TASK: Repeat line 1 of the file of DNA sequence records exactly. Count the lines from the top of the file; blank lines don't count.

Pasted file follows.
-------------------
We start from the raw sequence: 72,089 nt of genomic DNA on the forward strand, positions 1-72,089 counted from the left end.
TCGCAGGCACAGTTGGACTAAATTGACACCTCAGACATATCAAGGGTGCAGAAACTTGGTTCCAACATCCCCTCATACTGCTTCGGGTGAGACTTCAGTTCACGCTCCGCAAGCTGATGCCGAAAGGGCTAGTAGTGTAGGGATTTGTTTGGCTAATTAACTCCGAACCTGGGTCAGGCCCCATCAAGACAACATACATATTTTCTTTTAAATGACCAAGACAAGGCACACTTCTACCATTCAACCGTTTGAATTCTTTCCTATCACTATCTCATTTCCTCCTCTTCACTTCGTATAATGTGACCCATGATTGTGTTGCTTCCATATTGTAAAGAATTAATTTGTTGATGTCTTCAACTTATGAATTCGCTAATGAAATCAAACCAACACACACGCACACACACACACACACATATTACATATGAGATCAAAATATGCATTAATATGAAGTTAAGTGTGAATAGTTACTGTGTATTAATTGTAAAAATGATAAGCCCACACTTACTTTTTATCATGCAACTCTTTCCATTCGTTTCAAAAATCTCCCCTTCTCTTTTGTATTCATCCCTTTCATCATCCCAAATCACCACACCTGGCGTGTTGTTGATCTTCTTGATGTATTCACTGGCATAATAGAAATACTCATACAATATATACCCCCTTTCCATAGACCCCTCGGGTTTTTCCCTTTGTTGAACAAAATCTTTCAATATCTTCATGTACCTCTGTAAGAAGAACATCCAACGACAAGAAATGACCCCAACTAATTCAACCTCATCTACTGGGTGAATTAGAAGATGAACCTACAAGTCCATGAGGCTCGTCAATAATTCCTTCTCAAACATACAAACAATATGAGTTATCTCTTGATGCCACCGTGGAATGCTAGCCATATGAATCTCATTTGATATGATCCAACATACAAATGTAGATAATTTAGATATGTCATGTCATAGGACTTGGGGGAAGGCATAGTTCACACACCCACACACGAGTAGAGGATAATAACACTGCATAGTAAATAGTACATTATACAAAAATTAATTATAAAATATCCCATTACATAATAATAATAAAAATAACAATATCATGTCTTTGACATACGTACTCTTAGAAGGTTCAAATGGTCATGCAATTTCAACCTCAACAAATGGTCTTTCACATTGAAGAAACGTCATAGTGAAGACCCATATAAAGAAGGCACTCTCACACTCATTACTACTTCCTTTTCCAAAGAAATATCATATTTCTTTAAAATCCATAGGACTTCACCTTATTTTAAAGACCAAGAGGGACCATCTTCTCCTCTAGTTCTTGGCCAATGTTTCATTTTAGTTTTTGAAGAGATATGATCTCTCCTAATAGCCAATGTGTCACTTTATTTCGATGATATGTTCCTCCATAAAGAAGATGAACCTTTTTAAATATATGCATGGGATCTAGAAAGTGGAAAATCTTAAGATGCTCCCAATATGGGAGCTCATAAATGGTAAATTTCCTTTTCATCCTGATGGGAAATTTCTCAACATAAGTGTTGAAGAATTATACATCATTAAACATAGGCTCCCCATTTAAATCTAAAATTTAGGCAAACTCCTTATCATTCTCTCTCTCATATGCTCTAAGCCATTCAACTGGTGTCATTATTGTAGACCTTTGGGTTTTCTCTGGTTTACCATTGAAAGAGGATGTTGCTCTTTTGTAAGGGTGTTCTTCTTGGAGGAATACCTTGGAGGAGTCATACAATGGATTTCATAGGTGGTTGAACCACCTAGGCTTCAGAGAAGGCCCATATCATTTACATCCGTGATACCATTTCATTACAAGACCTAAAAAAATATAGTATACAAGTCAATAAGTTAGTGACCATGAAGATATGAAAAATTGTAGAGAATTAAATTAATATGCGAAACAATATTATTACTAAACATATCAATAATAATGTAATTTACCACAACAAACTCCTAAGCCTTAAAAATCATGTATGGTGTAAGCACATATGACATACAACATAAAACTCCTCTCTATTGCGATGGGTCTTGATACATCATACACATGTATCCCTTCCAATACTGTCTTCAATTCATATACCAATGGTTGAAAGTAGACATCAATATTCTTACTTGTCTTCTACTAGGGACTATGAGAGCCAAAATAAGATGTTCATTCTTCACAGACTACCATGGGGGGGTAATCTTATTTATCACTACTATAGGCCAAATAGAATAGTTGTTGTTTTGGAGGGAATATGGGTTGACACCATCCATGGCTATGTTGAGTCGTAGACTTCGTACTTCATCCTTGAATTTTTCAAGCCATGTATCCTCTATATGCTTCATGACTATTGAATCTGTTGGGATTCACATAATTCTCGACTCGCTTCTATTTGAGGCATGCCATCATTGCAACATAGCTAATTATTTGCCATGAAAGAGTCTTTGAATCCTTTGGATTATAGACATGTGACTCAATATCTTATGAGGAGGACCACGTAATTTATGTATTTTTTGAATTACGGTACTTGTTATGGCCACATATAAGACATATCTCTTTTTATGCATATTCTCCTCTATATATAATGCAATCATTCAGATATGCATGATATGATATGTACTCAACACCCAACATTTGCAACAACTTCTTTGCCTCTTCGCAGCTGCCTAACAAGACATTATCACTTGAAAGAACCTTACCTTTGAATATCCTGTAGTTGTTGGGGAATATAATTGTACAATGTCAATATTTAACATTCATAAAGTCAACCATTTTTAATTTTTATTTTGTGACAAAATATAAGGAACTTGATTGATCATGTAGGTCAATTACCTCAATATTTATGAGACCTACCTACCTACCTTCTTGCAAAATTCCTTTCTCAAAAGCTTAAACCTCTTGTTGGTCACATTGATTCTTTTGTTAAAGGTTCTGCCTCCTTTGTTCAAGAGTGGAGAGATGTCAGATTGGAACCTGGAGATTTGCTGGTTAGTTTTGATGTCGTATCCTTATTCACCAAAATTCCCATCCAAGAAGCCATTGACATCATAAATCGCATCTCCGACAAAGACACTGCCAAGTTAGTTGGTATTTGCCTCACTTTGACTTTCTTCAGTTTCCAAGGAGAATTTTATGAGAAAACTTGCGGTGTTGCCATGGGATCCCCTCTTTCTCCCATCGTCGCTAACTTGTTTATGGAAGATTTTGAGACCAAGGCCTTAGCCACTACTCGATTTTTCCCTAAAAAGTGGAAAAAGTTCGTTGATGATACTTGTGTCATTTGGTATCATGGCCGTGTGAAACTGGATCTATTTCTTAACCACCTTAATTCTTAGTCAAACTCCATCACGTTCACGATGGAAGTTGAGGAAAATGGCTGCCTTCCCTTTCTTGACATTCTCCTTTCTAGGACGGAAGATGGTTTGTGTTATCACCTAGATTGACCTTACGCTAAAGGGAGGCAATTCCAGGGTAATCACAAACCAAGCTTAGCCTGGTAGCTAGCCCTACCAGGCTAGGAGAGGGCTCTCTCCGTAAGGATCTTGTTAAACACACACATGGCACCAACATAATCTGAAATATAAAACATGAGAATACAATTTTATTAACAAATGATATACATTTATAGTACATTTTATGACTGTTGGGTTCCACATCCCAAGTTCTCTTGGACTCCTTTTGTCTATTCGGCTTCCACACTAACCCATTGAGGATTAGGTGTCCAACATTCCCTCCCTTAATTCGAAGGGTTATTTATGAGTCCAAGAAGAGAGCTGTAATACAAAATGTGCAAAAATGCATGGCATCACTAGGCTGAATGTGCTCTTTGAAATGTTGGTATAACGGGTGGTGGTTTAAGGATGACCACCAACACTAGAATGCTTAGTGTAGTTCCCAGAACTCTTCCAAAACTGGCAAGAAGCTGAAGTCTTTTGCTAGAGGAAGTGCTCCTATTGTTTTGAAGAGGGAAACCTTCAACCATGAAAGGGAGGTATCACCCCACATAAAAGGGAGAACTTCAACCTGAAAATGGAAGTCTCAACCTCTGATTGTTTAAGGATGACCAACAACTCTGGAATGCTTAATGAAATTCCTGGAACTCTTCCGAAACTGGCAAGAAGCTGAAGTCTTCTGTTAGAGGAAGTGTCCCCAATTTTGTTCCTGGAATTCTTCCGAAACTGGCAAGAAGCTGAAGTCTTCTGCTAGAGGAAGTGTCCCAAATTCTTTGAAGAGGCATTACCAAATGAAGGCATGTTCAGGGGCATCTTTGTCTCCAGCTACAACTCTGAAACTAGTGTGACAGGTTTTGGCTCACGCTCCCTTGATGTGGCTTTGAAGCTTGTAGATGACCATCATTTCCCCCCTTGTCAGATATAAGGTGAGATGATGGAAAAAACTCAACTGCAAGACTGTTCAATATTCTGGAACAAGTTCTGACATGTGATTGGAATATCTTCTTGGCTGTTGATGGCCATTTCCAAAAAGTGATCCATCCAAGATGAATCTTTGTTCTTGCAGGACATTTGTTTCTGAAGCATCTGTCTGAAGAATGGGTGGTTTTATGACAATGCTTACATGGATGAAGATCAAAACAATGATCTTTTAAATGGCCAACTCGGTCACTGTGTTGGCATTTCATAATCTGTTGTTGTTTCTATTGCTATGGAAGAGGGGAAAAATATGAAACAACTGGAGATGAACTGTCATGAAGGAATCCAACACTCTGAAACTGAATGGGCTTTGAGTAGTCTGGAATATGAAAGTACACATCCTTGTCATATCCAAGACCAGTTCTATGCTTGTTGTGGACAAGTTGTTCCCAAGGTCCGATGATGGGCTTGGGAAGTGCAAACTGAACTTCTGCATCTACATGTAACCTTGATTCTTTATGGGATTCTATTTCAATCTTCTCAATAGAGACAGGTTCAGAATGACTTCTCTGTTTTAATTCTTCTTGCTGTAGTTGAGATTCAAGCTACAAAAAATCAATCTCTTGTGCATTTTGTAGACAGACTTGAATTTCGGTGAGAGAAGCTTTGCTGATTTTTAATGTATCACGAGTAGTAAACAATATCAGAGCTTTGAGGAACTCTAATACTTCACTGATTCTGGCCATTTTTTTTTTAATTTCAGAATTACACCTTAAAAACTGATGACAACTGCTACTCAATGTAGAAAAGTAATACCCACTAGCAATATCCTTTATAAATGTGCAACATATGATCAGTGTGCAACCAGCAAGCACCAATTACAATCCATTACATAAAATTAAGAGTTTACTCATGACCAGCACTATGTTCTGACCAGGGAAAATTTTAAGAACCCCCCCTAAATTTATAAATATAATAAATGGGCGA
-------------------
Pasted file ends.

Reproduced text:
We start from the raw sequence: 72,089 nt of genomic DNA on the forward strand, positions 1-72,089 counted from the left end.